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Peninsular and Waterloo General; Sir Denis Pack and the war against Napoleon

Marcus De La Poer Beresford
ARRSE Rating
5 Mushroom Heads
Peninsula and Waterloo General; Sir Denis Pack and the war against Napoleon.
Written by; Marcus De Is Poer Beresford. ISBN: 978-1-39908-320-1


After completing a Masters Degree in history at Trinity College, Dublin: Marcus De La Poer Beresford qualified as a lawyer and practised with a leading Dublin firm. Post-retirement, he has returned to his first love-history, researching, writing and lecturing on aspects of the Napoleonic Wars. In addition to producing a number of academic articles on the subject, he has recently published Marshall William Carr Beresford: 'The ablest man I have yet seen in the army'.

Denis Pack was one of a group of senior Anglo-Irish officers who worked with and for Wellington, and served with great distinction in the British Army during the French Revolutionary and Napoleonic wars. Pack quickly earned himself a reputation as one of the Duke of Wellington's most capable brigade commanders. Despite his varied and remarkable military career, Pack has not received the individual attention he deserves, being at times, overshadowed by Wellington. This biography puts right that omission.

Pack was born in 1774 at Ballinakill, County Laois and joined the army at sixteen after a year at Trinity College, Dublin. Some two years later, he was almost cashiered after striking a superior officer! Happily, that came to nothing and Pack spent the next thirty or so years on active service in Europe, Africa and South America. He was an Irishman who commanded a Scottish Regiment (71st) and later commanded a Portuguese brigade for much of the Peninsular war before being given command of the Highland Brigade in 1813, and leading a mixed English/Scottish Brigade at Quatre Bras and Waterloo. He was awarded the Army Gold Cross with seven clasps, a feat only equalled by Wellington and Beresford. Pack was taken prisoner on three occasions, each time making his own escape! He was wounded nine times and laid low with fever. His own physical toughness endeared him to his men and ensured he recovered quickly from his wounds. The fact that Pack spent a good part of his career commanding Portuguese troops may give us a clue to his anonymity. He died of his wounds at the relatively young age of 48.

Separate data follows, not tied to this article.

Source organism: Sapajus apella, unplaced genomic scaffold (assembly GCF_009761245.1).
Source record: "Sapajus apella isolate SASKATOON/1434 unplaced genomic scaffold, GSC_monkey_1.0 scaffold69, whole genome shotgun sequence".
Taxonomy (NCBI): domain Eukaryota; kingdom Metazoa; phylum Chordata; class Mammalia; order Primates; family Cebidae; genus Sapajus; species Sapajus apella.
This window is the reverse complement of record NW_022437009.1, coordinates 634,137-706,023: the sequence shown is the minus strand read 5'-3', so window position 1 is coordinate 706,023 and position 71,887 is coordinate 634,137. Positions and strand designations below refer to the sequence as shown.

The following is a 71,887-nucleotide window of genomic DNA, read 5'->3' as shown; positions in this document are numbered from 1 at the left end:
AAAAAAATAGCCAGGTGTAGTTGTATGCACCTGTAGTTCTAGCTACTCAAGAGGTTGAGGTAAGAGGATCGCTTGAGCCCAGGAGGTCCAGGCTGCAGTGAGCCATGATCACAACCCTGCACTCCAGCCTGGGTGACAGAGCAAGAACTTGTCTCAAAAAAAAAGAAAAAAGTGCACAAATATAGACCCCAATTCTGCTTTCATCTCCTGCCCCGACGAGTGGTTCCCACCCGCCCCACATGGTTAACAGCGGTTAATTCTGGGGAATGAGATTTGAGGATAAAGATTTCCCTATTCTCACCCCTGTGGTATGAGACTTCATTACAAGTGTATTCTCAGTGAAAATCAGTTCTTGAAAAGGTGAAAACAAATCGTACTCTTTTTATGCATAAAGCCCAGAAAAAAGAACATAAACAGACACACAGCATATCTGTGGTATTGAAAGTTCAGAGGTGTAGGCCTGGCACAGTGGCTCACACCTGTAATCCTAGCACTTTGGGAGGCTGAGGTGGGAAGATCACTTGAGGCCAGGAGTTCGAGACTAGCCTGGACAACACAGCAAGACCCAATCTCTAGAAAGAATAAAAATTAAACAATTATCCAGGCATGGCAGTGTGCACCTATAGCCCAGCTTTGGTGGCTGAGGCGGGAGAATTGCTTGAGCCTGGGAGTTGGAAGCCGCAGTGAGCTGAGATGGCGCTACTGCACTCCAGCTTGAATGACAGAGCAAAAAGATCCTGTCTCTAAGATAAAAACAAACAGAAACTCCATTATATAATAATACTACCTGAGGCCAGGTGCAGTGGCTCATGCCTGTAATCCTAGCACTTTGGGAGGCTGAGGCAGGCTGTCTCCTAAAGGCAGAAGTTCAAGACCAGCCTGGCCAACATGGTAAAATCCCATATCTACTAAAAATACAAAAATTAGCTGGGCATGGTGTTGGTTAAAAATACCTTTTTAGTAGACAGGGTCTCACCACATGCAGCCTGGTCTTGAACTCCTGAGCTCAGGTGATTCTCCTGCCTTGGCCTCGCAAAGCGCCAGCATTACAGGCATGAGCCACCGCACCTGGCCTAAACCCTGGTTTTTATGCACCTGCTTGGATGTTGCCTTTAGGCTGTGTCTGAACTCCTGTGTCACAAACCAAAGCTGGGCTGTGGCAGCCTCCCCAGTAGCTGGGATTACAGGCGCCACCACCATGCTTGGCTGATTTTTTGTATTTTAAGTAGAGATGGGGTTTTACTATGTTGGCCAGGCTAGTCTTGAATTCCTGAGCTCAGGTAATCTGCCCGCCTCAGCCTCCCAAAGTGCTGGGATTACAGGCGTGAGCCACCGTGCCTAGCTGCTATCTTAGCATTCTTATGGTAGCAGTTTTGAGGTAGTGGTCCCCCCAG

An excellent biography of a truly brave soldier, describing Pack's role in campaigns in Ireland, France, The Low Countries,Portugal, Spain, The Cape Colony and The Viceroyalty of The Rio De La Plata. It also gives a detailed account of the part Pack played in the Peninsular War and the battles at Quatre Bras and Waterloo. He his book is a compelling story of the life of a senior officer during a period marked by almost continuous warfare.

Recommended reading for any student of the Peninsular Wars and Waterloo and indeed for anyone I interested in military history. At the risk of repetition, an excellent book, worthy of full marks

Arrse rating, 5/5

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